The airline industry, yearning to bounce back from the prolonged global outbreak of COVID-19, is pulling out more tricks designed to get fliers back on board.
United Airlines on Sunday spiked its loathed $200 change fee for domestic flights and said that, beginning next year, customers can fly standby for free if a there’s an available seat on the same day as their previously planned flight. Earlier in the day, American Airlines took the sting out of a 55 percent reduction in its October schedule by adding service to warm-weather destinations like Florida and Mexico.
“The travel industry recognizes the importance of its most loyal customers,” said Victoria Walker, who writes for travel blog The Points Guy, noting that more carriers and hotels have been adding promotions. “What we’re seeing is the industry getting really creative and targeting people who are pretty set on traveling, be it for work or a change of scenery.”
Airline executives are having to innovate to get people traveling again to stave off the worst consequences for the industry, including massive job losses. The International Air Transport Association is projecting losses of $84 billion for its travel-services members in 2020, and the situation could get worse with the end of the summer travel season — once prime time for carriers.
American Airlines Group Inc. said last week it will cut 19,000 workers once federal payroll aid expires Oct. 1, capping a 30 percent workforce reduction since the coronavirus pandemic began. American was the first major carrier to disclose how much it will shrink operations as it adjusts to passenger numbers that are down 70 percent from last year.
And similar cuts may happen in Europe. Deutsche Lufthansa AG, Europe’s biggest airline, is working on further belt-tightening measures that could result in the elimination of 20,000 more jobs, Swiss newspaper NZZ am Sonntag reported Sunday. A spokesman for Lufthansa, which employed more than 138,000 people as of Dec. 31, denied the report when contacted by Bloomberg.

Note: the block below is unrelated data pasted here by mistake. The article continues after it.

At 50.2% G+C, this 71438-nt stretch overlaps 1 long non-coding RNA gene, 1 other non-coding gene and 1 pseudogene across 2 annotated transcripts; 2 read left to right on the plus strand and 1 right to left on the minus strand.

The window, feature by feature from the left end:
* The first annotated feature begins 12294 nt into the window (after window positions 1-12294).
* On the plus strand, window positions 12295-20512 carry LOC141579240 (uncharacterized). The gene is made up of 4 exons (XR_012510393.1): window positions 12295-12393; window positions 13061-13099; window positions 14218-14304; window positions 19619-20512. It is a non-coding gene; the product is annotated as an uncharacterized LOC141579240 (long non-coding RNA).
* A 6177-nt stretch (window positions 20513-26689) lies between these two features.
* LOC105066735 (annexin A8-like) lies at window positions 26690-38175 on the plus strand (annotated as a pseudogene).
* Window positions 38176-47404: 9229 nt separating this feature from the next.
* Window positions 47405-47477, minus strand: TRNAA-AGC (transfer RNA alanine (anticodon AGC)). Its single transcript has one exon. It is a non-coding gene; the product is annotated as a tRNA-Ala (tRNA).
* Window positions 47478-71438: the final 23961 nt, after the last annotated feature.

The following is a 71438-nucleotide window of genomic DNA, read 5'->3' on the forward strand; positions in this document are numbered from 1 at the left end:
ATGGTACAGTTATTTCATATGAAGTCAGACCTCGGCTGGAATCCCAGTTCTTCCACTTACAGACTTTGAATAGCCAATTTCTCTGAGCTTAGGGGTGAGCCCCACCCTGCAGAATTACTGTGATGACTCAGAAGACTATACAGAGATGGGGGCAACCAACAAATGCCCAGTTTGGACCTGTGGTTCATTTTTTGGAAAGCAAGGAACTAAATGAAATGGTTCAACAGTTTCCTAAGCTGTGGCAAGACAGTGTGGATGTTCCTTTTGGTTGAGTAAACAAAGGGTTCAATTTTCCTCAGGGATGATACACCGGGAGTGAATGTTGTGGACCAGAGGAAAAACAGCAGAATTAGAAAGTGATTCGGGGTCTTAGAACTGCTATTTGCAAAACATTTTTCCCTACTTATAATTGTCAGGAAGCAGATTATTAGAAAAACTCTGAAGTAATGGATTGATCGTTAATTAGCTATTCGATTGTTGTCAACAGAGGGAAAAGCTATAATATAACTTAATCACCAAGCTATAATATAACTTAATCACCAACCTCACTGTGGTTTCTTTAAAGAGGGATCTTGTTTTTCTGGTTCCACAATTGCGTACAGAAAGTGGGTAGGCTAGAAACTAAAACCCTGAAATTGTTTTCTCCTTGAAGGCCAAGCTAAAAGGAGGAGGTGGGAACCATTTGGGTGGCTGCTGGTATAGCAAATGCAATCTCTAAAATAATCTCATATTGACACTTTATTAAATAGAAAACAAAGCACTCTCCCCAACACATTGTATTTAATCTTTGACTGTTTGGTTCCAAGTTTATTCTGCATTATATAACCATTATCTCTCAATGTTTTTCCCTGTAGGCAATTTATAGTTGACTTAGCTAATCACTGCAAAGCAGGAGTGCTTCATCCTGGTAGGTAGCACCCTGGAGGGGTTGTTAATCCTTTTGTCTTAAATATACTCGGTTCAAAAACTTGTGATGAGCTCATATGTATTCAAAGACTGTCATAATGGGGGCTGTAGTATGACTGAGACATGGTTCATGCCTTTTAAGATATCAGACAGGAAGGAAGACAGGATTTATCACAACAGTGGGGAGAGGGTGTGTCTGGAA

United’s new policy make it the first U.S. airline to permanently end change fees, which the company and its rivals temporarily scrapped earlier this year as the coronavirus pandemic gutted travel. United collected $625 million in ticket cancellation and change fees last year, trailing Delta Air Lines Inc. and American, according to the U.S. Department of Transportation.
“When we hear from customers about where we can improve, getting rid of fees is often the top request,” United Chief Executive Officer Scott Kirby said in a video message to customers. “Following previous tough times, airlines made difficult decisions to survive, sometimes at the expense of customer service. United Airlines won’t be following the same playbook as we come out of this crisis.”
The decision brings United’s policies closer to those of rival Southwest Airlines Co., which has never charged customers to change tickets, and is likely to pressure American and Delta to weigh the future of their fee structures. Even with the suspension of change fees this year, travelers at all U.S. airlines are required to pay any difference in fares if they switch to a different flight.
American Airlines reduced its October flight operations by nearly 55 percent year over year, cutting the amount of routes to cities that typically experience colder weather that time of year. The airline is trimming operations during the industry’s slowest period, the transition where vacation travel slows and business flights would normally pick up.
The carrier is adding 24 seasonal routes in the new schedule to try to capture more leisure passengers traveling from cold weather cities to warmer destinations, including flights to Miami, Phoenix and Mexico, American said in a statement Sunday. Most of the routes will operate on Saturdays.
American said earlier this month that it will end service to 15 cities on Oct. 7, heralding possible similar reductions by other carriers if the government doesn’t provide additional financial aid. Airlines that accepted a first round of federal assistance to help cover payroll costs had to agree to continue flying to all locations they were serving as of March 1. While the Transportation Department later authorized a halt to some flights because of sustained low demand, the broader restrictions are set to expire Oct. 1.
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